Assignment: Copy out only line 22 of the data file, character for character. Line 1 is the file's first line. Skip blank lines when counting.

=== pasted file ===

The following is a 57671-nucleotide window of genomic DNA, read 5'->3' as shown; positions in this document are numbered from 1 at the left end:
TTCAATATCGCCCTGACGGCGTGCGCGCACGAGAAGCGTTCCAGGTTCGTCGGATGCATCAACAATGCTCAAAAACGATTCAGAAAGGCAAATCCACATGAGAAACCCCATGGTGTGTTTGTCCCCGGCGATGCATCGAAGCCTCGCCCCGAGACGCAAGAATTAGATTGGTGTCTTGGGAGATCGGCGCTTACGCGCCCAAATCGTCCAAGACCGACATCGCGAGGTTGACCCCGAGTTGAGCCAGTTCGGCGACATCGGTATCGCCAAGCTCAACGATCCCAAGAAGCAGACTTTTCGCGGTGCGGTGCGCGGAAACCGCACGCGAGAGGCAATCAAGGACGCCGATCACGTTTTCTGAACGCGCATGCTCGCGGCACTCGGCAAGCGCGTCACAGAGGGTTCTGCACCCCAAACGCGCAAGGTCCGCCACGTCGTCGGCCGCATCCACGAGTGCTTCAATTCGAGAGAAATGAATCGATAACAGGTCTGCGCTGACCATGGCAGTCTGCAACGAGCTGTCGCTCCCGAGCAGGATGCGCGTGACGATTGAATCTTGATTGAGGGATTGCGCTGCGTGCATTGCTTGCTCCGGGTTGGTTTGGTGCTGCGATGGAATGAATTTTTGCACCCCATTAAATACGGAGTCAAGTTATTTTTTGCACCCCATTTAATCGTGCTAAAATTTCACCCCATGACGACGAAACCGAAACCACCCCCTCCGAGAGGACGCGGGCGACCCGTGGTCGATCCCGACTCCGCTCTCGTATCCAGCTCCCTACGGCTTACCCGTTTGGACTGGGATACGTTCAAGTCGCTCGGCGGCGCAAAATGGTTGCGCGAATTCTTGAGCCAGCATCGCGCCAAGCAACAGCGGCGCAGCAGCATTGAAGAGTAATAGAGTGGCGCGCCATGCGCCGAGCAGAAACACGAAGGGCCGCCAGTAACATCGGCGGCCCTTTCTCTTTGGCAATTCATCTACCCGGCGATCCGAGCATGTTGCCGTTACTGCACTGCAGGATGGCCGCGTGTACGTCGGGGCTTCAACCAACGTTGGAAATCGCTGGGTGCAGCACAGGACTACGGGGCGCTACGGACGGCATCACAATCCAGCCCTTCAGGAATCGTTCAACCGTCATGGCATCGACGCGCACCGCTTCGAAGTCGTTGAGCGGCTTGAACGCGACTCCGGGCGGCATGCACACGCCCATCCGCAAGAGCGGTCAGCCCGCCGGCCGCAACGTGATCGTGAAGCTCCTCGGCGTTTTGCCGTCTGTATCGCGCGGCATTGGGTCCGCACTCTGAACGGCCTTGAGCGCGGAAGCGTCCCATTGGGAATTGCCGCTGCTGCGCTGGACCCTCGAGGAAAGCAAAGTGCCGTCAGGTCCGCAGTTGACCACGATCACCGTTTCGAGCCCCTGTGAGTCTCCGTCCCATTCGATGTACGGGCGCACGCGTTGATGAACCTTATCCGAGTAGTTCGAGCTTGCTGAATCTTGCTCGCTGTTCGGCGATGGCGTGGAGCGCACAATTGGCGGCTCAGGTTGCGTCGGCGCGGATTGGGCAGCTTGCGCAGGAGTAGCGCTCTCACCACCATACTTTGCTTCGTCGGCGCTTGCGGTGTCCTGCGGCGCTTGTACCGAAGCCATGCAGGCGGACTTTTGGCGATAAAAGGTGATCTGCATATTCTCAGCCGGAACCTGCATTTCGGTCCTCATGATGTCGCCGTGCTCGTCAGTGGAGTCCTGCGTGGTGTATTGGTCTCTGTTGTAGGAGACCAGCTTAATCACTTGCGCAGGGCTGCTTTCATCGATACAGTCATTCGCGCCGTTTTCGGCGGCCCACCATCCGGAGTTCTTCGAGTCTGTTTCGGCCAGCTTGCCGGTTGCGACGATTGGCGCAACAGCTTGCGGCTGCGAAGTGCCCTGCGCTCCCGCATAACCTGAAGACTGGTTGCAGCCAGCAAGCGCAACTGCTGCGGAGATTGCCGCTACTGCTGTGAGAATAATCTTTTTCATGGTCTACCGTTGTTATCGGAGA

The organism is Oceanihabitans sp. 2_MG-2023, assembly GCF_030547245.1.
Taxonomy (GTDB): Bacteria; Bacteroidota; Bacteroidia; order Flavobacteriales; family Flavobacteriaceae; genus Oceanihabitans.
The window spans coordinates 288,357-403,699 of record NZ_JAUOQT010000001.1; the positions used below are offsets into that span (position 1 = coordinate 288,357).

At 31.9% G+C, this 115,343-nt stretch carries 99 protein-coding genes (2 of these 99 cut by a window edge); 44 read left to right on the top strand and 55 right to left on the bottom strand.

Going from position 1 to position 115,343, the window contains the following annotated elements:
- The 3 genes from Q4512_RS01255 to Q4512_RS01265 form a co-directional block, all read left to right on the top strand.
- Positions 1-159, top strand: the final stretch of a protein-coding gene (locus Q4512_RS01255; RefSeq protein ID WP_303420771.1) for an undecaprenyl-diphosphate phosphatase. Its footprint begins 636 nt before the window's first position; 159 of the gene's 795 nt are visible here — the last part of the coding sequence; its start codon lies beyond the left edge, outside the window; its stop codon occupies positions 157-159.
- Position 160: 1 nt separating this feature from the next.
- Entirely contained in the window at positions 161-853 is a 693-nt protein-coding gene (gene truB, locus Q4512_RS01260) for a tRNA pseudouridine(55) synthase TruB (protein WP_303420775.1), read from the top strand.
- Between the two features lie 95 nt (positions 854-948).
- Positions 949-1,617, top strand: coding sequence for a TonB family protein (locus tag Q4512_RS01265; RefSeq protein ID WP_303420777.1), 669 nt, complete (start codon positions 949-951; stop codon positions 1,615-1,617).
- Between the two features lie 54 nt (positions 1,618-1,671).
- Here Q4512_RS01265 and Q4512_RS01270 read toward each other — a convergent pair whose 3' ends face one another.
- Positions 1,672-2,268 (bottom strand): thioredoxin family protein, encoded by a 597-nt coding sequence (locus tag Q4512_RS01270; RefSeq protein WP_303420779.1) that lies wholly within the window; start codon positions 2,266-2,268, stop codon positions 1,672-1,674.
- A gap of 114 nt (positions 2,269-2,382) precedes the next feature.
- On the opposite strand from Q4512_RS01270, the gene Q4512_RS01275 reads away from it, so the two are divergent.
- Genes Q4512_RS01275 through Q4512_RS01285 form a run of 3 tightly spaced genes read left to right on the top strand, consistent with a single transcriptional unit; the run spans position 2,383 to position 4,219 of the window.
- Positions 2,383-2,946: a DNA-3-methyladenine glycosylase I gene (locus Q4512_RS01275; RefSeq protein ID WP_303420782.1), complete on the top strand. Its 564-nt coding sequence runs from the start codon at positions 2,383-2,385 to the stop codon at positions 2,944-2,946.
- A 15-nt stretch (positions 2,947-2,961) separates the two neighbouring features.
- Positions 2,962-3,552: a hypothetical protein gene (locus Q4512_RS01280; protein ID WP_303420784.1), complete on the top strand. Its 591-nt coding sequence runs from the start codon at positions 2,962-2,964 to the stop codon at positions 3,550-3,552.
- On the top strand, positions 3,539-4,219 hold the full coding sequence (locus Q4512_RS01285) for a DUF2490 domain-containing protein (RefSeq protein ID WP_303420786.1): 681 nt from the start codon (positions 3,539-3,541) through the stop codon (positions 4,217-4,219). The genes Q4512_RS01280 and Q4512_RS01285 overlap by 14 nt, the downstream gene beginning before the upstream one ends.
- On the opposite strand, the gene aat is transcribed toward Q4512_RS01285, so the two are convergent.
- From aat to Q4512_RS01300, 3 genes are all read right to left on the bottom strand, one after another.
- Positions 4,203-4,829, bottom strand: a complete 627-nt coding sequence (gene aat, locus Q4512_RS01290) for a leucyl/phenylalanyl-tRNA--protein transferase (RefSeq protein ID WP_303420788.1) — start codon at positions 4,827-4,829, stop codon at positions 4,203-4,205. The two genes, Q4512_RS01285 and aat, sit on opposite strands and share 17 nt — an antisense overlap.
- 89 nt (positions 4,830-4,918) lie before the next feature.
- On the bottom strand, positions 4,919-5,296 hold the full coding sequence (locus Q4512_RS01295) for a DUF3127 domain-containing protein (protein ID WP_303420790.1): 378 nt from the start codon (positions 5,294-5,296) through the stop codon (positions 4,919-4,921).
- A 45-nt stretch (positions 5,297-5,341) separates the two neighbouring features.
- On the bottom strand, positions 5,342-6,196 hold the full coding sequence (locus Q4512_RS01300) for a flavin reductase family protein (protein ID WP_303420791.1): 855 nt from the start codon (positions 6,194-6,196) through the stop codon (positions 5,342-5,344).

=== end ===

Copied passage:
- Positions 2,962-3,552: a hypothetical protein gene (locus Q4512_RS01280; protein ID WP_303420784.1), complete on the top strand. Its 591-nt coding sequence runs from the start codon at positions 2,962-2,964 to the stop codon at positions 3,550-3,552.